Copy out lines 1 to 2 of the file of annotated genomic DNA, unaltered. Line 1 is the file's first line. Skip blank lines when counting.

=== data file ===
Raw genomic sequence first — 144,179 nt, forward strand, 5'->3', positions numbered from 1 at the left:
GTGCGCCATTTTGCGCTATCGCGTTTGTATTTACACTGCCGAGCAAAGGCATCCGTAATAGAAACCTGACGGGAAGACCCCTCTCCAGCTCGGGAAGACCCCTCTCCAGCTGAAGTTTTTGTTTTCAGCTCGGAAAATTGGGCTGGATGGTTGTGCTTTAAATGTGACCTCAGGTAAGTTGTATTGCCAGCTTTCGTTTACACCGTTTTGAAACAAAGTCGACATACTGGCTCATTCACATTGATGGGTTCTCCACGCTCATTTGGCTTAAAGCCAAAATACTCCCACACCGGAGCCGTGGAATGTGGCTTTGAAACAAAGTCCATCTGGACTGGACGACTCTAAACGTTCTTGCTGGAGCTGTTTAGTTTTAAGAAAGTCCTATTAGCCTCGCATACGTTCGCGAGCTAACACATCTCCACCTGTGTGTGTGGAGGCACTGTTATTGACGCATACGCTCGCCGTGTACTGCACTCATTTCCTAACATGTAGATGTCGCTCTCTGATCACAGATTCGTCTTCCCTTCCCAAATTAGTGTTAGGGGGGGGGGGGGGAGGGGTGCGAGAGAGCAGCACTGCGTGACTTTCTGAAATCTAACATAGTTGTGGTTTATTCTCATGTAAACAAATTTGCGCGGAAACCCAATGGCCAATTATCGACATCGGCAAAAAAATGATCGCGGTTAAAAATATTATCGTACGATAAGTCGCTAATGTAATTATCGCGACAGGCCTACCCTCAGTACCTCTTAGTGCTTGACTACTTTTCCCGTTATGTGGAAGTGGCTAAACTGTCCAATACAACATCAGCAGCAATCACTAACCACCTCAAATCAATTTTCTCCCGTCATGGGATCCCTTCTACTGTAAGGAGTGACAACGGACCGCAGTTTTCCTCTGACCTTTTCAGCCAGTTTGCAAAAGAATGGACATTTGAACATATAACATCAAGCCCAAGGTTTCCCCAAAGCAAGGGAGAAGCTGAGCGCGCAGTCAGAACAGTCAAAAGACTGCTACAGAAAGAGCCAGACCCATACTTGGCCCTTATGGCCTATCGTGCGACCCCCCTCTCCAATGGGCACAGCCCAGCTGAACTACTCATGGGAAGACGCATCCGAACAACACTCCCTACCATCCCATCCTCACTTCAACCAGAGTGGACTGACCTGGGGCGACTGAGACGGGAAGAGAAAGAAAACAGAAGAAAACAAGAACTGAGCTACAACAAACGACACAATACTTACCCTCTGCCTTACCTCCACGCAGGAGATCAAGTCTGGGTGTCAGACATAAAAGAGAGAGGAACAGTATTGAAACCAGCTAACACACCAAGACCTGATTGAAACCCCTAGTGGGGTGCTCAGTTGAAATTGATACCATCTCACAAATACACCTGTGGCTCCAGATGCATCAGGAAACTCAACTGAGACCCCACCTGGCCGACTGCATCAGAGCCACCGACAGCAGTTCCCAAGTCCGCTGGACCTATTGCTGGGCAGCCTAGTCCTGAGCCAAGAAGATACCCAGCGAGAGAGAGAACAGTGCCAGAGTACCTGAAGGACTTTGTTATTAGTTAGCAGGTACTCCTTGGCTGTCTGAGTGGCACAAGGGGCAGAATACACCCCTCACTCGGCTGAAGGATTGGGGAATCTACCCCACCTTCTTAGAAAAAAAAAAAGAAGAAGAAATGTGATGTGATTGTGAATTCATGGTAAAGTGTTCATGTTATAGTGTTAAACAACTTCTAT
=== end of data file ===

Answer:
Raw genomic sequence first — 144,179 nt, forward strand, 5'->3', positions numbered from 1 at the left:
GTGCGCCATTTTGCGCTATCGCGTTTGTATTTACACTGCCGAGCAAAGGCATCCGTAATAGAAACCTGACGGGAAGACCCCTCTCCAGCTCGGGAAGACCCCTCTCCAGCTGAAGTTTTTGTTTTCAGCTCGGAAAATTGGGCTGGATGGTTGTGCTTTAAATGTGACCTCAGGTAAGTTGTATTGCCAGCTTTCGTTTACACCGTTTTGAAACAAAGTCGACATACTGGCTCATTCACATTGATGGGTTCTCCACGCTCATTTGGCTTAAAGCCAAAATACTCCCACACCGGAGCCGTGGAATGTGGCTTTGAAACAAAGTCCATCTGGACTGGACGACTCTAAACGTTCTTGCTGGAGCTGTTTAGTTTTAAGAAAGTCCTATTAGCCTCGCATACGTTCGCGAGCTAACACATCTCCACCTGTGTGTGTGGAGGCACTGTTATTGACGCATACGCTCGCCGTGTACTGCACTCATTTCCTAACATGTAGATGTCGCTCTCTGATCACAGATTCGTCTTCCCTTCCCAAATTAGTGTTAGGGGGGGGGGGGGGAGGGGTGCGAGAGAGCAGCACTGCGTGACTTTCTGAAATCTAACATAGTTGTGGTTTATTCTCATGTAAACAAATTTGCGCGGAAACCCAATGGCCAATTATCGACATCGGCAAAAAAATGATCGCGGTTAAAAATATTATCGTACGATAAGTCGCTAATGTAATTATCGCGACAGGCCTACCCTCAGTACCTCTTAGTGCTTGACTACTTTTCCCGTTATGTGGAAGTGGCTAAACTGTCCAATACAACATCAGCAGCAATCACTAACCACCTCAAATCAATTTTCTCCCGTCATGGGATCCCTTCTACTGTAAGGAGTGACAACGGACCGCAGTTTTCCTCTGACCTTTTCAGCCAGTTTGCAAAAGAATGGACATTTGAACATATAACATCAAGCCCAAGGTTTCCCCAAAGCAAGGGAGAAGCTGAGCGCGCAGTCAGAACAGTCAAAAGACTGCTACAGAAAGAGCCAGACCCATACTTGGCCCTTATGGCCTATCGTGCGACCCCCCTCTCCAATGGGCACAGCCCAGCTGAACTACTCATGGGAAGACGCATCCGAACAACACTCCCTACCATCCCATCCTCACTTCAACCAGAGTGGACTGACCTGGGGCGACTGAGACGGGAAGAGAAAGAAAACAGAAGAAAACAAGAACTGAGCTACAACAAACGACACAATACTTACCCTCTGCCTTACCTCCACGCAGGAGATCAAGTCTGGGTGTCAGACATAAAAGAGAGAGGAACAGTATTGAAACCAGCTAACACACCAAGACCTGATTGAAACCCCTAGTGGGGTGCTCAGTTGAAATTGATACCATCTCACAAATACACCTGTGGCTCCAGATGCATCAGGAAACTCAACTGAGACCCCACCTGGCCGACTGCATCAGAGCCACCGACAGCAGTTCCCAAGTCCGCTGGACCTATTGCTGGGCAGCCTAGTCCTGAGCCAAGAAGATACCCAGCGAGAGAGAGAACAGTGCCAGAGTACCTGAAGGACTTTGTTATTAGTTAGCAGGTACTCCTTGGCTGTCTGAGTGGCACAAGGGGCAGAATACACCCCTCACTCGGCTGAAGGATTGGGGAATCTACCCCACCTTCTTAGAAAAAAAAAAAGAAGAAGAAATGTGATGTGATTGTGAATTCATGGTAAAGTGTTCATGTTATAGTGTTAAACAACTTCTAT